Looks like WD's purchase of SanDisk is showing some payoff. If only Toshiba would have taken advantage of OCZ (who purchased Indilinx) in-house talent. The Barefoot controller showed a lot of promise and could have easily been updated to support low power states and TLC NAND. But they shelved it. I don't really know why Toshiba bought OCZ. Reply
  • haukionkannel - Friday, April 06, 2018 - link

    Indeed! Samsung did have too long time performance supremesy and that did make the company to upp the prices (natural development thought).
    Hopefully this better situation help uss customers in reasonable time frame. Too much bad news to consumers last years considering the prices.
    Reply
  • XabanakFanatik - Thursday, April 05, 2018 - link

    Whatever happened to performance consistency testing? Reply
  • Billy Tallis - Thursday, April 05, 2018 - link

    The steady state QD32 random write test doesn't say anything meaningful about how modern SSDs will behave on real client workloads. It used to be a half-decent test before everything was TLC with SLC caching and the potential for thermal throttling on M.2 NVMe drives. Now, it's impossible to run a sustained workload for an hour and claim that it tells you something about how your drive will handle a bursty real world workload. The only purpose that benchmark can serve today is to tell you how suitable a consumer drive is for (ab)use as an enterprise drive. Reply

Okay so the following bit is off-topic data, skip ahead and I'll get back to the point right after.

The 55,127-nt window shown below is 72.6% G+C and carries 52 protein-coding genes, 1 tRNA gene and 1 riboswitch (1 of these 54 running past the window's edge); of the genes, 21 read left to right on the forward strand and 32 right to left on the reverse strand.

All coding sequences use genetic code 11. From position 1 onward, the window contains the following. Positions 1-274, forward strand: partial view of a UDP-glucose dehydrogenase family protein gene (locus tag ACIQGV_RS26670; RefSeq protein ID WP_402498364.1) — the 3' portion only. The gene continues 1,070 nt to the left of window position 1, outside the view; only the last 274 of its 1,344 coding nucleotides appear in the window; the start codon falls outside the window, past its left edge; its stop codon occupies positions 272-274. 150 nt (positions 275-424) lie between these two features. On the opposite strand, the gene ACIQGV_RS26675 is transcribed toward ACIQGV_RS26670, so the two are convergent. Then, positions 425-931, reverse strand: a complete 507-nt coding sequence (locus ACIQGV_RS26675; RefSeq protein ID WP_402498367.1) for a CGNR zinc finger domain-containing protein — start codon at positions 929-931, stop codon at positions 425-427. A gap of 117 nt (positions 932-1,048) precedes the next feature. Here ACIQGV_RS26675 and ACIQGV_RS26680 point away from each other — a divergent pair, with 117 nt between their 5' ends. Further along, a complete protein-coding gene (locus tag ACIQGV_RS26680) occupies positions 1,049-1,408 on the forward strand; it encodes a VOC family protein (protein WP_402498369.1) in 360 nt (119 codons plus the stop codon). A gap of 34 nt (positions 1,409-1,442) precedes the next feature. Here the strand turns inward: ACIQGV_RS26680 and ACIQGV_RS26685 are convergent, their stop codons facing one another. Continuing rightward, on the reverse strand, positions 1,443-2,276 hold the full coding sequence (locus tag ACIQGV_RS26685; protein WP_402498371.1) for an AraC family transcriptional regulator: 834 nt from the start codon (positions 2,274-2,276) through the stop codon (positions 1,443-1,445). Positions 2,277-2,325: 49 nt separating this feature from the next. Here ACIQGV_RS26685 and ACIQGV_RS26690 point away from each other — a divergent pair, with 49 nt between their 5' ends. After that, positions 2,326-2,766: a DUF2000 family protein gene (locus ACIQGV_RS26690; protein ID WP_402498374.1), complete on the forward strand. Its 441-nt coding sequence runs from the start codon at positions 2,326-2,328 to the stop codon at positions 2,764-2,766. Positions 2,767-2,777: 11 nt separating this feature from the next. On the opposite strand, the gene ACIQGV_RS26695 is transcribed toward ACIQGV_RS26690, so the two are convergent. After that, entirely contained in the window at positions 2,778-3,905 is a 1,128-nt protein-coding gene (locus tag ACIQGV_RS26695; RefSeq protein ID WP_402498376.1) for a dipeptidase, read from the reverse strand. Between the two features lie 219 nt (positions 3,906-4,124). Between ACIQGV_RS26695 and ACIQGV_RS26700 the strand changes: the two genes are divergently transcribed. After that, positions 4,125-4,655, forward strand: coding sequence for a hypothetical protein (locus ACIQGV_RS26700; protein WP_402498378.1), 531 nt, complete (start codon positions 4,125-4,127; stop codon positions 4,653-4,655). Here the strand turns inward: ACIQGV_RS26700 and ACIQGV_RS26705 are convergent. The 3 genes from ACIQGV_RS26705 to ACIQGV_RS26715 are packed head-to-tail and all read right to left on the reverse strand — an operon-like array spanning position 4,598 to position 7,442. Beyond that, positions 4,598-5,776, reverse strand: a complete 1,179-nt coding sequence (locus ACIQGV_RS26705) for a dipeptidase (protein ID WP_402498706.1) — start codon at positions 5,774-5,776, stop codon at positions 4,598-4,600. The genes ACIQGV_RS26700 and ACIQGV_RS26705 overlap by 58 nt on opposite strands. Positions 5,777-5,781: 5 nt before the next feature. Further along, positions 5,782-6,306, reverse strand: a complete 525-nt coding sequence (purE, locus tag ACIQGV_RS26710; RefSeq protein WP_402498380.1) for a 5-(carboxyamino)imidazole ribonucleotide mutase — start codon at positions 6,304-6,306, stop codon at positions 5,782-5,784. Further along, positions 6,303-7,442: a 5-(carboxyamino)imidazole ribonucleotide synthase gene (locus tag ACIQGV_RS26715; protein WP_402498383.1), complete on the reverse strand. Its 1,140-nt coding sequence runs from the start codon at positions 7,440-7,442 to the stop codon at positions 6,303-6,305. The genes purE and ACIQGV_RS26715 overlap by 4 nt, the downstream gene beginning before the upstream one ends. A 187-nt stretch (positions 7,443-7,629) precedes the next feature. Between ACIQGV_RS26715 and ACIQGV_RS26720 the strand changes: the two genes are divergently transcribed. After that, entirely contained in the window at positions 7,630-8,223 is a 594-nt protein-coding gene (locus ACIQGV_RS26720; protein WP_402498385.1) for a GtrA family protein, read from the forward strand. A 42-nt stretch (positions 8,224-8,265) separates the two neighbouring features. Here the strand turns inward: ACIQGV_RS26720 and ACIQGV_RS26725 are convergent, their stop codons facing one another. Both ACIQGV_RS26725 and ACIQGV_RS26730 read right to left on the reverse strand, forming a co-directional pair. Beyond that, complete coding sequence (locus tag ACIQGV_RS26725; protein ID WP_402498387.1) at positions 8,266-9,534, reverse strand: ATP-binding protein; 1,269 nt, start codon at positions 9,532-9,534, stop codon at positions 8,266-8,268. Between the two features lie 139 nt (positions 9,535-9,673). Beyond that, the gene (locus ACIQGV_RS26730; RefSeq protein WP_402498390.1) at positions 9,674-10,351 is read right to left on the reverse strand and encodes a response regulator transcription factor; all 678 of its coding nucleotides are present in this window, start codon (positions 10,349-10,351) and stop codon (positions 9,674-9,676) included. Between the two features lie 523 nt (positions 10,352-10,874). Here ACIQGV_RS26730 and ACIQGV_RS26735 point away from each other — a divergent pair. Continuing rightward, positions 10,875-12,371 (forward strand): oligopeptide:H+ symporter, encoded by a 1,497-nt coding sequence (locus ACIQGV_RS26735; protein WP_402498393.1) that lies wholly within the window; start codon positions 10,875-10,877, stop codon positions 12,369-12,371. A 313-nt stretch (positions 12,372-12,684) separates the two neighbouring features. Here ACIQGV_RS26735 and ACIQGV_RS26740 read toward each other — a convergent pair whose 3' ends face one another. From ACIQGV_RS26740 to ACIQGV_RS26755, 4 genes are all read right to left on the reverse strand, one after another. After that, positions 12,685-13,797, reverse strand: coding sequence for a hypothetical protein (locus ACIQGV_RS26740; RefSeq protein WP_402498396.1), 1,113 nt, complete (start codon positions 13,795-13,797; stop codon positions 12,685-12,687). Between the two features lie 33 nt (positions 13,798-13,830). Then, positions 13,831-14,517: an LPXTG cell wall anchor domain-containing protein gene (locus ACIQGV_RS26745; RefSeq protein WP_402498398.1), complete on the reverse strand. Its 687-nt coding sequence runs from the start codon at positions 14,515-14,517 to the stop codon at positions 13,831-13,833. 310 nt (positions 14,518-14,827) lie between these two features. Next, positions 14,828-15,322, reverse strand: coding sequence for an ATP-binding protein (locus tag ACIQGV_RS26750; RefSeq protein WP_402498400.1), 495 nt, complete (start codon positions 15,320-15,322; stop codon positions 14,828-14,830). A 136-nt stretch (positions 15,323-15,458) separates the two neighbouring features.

• iter - Thursday, April 05, 2018 - link

    Most of the tests don't say anything meaningful about "how modern SSDs will behave on real client workloads". You can spend 400% more money on storage that will only get you 4% of performance improvement in real world tasks.

    So why not omit synthetic tests altogether while you are at it?
    Reply
  • Billy Tallis - Thursday, April 05, 2018 - link